Secondly, when I play games like this, I try to play with my own set of values as the character to see how my own moral compass intersects with the writers and designers. My compass said that while sexual assault (especially on campuses) is a real, serious problem, so is false accusation and the presumption of guilt until proven innocent, the opposite of due process. Don’t get me wrong, I absolutely believed Kate’s version of events but in the eyes of the law, an accusation alone isn’t enough without proof (or at least, that’s not how it should be.) So, assuming I’d be able to find her more evidence, I told her to wait. She didn’t take it well but agreed nonetheless.

Here is how that particular choice stacked up against worldwide players versus my friends list:

My choice versus all of Steam.

My choice versus all of Steam.

My choice versus my friends list.

My choice versus my friends list.

With only a 1% difference, my friends list was the polar opposite of the worldwide stats, though it was fairly similar on almost everything else. This was a huge abnormality that really blew my mind and I began to ponder why it happened. It didn’t take long for me to realise it.

After Extra Life last year, I wrote a personal post talking about how among other things, I was deciding to step back from an online community I had been a part of for a long time. This was largely because of a shift in tone there to the extreme end on some issues which have boiled over in recent months, an extreme I do not agree with at all. The vast majority of my Steam friends list is still populated with people from that community and everyone on it who has played this game at time of writing is from there. On a regular basis, I question whether stepping back from that as I have was a good idea and whether or not I should go back. This choice comparison and how the community members were literally 99% different than the rest of the world has provided a surprisingly indirect, yet clear answer to that question, at least for now.

As weird as it is to have a personal quandary like this answered by a statistics screen in a video game, I think the way this informed a decision I was otherwise unsure of is quite something. Unfortunately, showing who made which binary choice doesn’t convey any nuance or context. Did they believe that what they’d witnessed of Nathan’s behaviour up to now was enough evidence on its own, even though it was anecdotal? Did other choices they made in episode 1 reveal more concrete evidence that I hadn’t seen? What choices could those have been? Were they trying to play to their own moral compasses as I do or were they projecting their gut feelings alone because they knew it was just a game? Or did they tell Kate to go to the police because they just believed her based on her say so alone, despite a lack of proper evidence? This is a common symptom with the “guilty until proven innocent” problem I mentioned earlier.

I made the choice I did because while Kate’s story certainly was believable because of what I’d seen up to that point, it didn’t matter as the law is clear and a false accusation can destroy someone’s life, even if it is an asshole and even if the accuser is being unjustly dragged through the mud themselves. The burden of proof should always be on the accuser, not the accused. It wasn’t the best choice for my feelings (seriously, fuck Nathan) but it was the best choice based on how I personally interpreted the situation. Clearly, those on my friends list didn’t think so, even if they were in the vast minority compared to most players of the game who witnessed the same things.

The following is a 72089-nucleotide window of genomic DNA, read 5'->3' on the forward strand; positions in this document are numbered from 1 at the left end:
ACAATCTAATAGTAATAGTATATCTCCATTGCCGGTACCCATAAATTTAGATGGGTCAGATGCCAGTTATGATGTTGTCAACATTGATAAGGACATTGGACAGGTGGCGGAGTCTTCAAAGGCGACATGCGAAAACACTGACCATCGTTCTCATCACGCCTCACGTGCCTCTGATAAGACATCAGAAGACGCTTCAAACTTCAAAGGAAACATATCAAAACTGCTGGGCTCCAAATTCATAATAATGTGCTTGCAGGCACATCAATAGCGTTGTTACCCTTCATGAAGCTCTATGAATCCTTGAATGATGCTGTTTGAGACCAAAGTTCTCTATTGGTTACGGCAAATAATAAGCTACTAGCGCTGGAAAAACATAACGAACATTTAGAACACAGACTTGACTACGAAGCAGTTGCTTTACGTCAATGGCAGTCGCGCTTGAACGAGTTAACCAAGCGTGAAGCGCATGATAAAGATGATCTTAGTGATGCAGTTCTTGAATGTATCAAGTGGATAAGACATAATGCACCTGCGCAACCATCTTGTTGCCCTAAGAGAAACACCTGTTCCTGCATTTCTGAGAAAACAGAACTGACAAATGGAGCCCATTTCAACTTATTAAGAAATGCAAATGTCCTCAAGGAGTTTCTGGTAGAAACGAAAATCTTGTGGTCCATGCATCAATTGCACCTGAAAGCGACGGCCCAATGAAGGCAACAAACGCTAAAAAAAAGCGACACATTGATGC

This chilled me quite a bit. I can’t know the motivations of their choices for sure but having stepped away from that community for the reasons I did and hearing how the tone has continued to be there since, it appears fairly clear to me what they were and that saddens me. It indicates a line of thinking towards certain critical issues that’s based on extreme viewpoints rather than rational ones and a disdain for due process when it involves certain subjects that have become touchier of late. That’s not something I believe in and while we don’t all have to agree, the viciousness some have shown to those who dare to not tow the line has been made all too clear the last while.

This one choice and how out of whack it is with all the others when compared to the rest of the world speaks volumes in a way I never thought possible. On that alone, DONTNOD Entertainment should be highly commended because this is something I didn’t think was possible. It’s a realisation I wasn’t expecting, certainly not in this way but it’s both fascinating how it happened and also depressing as the outcome is not one I was hoping to see. This game is light years above Gone Home for many different reasons but this revelation and how it was communicated is something wholly unique in my 30+ years of gaming. Who would have thought a static screen could tell you so much. Needless to say, I think I’ll be staying away from that community for a little while longer and I can’t wait to play the rest of this series.